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Takuo Toda 's signature paper
airplane is no ordinary bit of
origami. After launch on April 11,
the snub-nosed craft wafted so high
into the rafters of the vast
Fukuyama Big Rose Hall in
Hiroshima, Japan, that the camera
operator recording the flight lost
sight of it for a couple of seconds.
The clock kept ticking. Finally, 27.9
seconds after it left Toda's hand,
the fittingly named Sky King
drifted to the ground, ending a
flight 0.3 seconds longer than the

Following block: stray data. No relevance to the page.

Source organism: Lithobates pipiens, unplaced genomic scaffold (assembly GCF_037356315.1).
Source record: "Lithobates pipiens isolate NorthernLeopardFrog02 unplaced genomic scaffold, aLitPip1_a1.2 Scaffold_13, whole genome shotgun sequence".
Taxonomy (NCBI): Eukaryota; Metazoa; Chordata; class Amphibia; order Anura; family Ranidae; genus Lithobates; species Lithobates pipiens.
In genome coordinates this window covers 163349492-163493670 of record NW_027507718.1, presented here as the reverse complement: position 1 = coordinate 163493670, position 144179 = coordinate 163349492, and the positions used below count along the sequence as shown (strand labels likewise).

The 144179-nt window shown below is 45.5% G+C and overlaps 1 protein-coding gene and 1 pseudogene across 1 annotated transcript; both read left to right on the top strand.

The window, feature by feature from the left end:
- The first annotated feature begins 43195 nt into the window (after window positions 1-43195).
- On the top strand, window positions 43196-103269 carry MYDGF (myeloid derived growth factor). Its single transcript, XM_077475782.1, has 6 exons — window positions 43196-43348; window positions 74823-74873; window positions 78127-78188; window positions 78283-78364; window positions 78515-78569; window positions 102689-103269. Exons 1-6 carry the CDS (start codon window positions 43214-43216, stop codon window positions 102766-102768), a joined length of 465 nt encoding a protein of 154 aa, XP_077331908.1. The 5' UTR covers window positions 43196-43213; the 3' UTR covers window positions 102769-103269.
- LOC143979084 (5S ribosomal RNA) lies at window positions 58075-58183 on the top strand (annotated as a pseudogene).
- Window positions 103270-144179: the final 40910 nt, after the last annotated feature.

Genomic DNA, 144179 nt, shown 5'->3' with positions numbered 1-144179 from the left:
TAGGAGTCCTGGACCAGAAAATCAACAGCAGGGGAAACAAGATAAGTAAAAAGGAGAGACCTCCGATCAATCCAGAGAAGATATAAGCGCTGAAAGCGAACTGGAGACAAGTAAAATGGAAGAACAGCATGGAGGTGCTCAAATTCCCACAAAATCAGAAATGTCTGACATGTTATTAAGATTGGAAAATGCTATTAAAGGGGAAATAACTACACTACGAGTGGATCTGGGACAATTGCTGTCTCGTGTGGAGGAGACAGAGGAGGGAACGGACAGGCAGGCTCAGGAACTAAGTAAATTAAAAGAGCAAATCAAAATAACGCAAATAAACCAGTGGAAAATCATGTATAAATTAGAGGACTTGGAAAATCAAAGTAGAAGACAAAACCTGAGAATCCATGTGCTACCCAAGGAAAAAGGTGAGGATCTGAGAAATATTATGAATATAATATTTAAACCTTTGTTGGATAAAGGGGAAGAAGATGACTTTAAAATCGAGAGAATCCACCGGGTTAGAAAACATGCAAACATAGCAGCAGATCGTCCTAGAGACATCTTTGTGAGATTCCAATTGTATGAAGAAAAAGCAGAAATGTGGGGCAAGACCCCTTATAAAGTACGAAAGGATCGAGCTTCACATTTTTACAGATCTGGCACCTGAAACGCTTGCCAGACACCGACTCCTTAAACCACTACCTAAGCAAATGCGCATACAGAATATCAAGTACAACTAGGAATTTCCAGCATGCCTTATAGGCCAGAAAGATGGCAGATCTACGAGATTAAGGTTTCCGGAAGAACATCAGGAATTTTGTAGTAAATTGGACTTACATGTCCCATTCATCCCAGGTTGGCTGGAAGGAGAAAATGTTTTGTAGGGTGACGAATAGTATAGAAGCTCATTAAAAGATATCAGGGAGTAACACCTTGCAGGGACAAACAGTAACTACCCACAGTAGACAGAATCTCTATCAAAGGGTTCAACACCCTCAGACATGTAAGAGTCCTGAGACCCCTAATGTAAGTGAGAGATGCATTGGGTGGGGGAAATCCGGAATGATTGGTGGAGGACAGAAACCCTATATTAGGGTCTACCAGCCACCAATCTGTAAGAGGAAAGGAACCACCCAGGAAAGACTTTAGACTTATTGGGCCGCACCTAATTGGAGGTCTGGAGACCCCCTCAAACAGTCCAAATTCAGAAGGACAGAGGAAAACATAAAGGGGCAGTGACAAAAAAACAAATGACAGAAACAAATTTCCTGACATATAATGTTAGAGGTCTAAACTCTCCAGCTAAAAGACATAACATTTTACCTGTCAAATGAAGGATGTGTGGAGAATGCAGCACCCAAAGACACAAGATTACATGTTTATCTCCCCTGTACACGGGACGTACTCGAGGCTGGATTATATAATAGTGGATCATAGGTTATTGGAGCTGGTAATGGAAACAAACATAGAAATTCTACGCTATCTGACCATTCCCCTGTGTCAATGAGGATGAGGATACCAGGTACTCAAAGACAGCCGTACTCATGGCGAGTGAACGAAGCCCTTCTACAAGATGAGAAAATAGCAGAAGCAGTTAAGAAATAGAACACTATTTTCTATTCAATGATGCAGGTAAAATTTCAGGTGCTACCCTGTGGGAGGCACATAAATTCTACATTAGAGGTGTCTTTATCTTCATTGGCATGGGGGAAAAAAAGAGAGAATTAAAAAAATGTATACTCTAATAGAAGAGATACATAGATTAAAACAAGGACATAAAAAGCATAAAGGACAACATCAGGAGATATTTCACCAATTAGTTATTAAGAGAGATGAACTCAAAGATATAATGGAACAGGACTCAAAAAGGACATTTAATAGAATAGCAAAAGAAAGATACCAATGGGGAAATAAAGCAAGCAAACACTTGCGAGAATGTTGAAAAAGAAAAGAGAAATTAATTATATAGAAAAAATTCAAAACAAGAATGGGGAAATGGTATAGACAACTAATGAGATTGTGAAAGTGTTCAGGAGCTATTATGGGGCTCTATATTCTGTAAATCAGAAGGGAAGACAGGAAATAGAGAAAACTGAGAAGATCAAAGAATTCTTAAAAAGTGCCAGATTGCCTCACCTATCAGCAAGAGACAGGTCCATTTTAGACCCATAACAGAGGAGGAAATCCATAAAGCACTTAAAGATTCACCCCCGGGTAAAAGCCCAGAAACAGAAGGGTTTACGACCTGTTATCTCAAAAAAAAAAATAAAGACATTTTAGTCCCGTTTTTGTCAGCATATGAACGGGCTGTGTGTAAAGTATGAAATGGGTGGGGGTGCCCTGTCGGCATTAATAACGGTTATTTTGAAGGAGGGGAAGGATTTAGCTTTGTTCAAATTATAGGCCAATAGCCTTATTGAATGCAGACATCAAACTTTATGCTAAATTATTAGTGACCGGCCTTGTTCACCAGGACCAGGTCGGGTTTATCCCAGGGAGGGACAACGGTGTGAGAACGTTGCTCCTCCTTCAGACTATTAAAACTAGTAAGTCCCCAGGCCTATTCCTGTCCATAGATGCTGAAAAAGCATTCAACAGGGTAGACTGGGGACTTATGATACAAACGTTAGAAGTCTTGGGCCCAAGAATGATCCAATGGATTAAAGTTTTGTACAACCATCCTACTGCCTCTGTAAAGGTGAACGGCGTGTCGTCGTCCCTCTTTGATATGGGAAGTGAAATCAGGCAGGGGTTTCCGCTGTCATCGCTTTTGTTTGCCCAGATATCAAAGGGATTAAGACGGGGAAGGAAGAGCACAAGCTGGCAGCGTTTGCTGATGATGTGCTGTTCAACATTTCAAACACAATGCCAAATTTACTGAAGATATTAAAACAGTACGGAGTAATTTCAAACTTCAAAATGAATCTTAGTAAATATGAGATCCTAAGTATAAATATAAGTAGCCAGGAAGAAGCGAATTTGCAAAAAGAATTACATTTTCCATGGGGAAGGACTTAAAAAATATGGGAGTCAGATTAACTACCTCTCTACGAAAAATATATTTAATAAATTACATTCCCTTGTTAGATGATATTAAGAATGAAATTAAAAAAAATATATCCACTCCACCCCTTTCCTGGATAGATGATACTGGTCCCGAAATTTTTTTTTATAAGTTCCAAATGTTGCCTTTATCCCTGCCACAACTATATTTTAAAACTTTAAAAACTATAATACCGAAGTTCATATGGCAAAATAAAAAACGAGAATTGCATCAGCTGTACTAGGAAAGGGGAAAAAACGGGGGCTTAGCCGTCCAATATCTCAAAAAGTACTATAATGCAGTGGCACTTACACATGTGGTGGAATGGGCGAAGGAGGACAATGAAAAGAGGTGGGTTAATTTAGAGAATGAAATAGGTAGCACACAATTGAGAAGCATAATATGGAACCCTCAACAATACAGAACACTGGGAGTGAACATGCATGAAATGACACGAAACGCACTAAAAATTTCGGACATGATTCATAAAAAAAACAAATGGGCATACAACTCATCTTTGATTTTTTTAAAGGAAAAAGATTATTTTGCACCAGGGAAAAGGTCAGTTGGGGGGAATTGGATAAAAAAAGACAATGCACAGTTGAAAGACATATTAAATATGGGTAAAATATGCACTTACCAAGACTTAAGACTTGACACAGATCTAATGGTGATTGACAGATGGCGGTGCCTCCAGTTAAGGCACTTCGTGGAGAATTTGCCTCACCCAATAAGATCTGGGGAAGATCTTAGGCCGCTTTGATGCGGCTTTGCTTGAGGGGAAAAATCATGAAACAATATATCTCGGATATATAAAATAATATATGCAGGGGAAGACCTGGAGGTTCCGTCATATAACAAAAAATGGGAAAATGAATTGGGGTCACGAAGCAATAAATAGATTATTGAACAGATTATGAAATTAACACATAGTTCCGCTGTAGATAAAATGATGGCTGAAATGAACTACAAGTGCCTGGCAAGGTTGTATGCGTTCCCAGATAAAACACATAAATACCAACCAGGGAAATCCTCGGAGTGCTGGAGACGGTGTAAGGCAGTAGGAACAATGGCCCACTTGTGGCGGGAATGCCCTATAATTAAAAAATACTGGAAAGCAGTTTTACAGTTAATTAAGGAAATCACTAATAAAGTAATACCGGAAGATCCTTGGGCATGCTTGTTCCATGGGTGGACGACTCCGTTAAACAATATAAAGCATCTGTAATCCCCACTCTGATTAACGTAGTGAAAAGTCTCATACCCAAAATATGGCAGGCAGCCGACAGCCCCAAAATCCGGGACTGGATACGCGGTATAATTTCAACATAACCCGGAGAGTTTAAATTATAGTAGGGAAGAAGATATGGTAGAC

previous world record for a paper
plane. Toda, 53, is president of a
company called Castem that builds
metal parts to order. But he has
also dedicated his life to building
innovative paper aircraft. "Since I
was about 4 years old, I've been
able to make really good paper
planes and commit the steps to
memory," Toda says. He has
developed 700 designs, written a
dozen books on the subject, and
created a museum of paper gliders.

Step 1:

<p>I tryed</p>

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